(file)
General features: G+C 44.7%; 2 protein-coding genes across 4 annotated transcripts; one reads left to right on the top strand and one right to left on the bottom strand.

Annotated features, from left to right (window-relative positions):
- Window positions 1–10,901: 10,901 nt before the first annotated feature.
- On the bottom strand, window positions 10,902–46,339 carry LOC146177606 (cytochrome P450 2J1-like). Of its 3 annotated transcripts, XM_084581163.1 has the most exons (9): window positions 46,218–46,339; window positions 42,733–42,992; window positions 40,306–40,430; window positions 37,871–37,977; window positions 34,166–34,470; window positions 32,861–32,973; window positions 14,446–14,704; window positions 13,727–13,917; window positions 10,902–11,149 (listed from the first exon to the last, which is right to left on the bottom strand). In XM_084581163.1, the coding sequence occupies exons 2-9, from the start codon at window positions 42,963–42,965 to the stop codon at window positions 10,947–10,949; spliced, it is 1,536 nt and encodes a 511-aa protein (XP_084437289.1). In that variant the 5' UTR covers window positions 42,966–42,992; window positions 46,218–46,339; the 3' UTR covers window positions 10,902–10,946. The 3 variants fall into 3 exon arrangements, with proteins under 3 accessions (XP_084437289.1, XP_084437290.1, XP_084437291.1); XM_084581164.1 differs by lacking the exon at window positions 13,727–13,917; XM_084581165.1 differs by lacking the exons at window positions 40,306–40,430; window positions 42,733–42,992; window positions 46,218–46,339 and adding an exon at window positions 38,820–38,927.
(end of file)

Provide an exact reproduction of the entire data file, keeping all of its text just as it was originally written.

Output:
General features: G+C 44.7%; 2 protein-coding genes across 4 annotated transcripts; one reads left to right on the top strand and one right to left on the bottom strand.

Annotated features, from left to right (window-relative positions):
- Window positions 1–10,901: 10,901 nt before the first annotated feature.
- On the bottom strand, window positions 10,902–46,339 carry LOC146177606 (cytochrome P450 2J1-like). Of its 3 annotated transcripts, XM_084581163.1 has the most exons (9): window positions 46,218–46,339; window positions 42,733–42,992; window positions 40,306–40,430; window positions 37,871–37,977; window positions 34,166–34,470; window positions 32,861–32,973; window positions 14,446–14,704; window positions 13,727–13,917; window positions 10,902–11,149 (listed from the first exon to the last, which is right to left on the bottom strand). In XM_084581163.1, the coding sequence occupies exons 2-9, from the start codon at window positions 42,963–42,965 to the stop codon at window positions 10,947–10,949; spliced, it is 1,536 nt and encodes a 511-aa protein (XP_084437289.1). In that variant the 5' UTR covers window positions 42,966–42,992; window positions 46,218–46,339; the 3' UTR covers window positions 10,902–10,946. The 3 variants fall into 3 exon arrangements, with proteins under 3 accessions (XP_084437289.1, XP_084437290.1, XP_084437291.1); XM_084581164.1 differs by lacking the exon at window positions 13,727–13,917; XM_084581165.1 differs by lacking the exons at window positions 40,306–40,430; window positions 42,733–42,992; window positions 46,218–46,339 and adding an exon at window positions 38,820–38,927.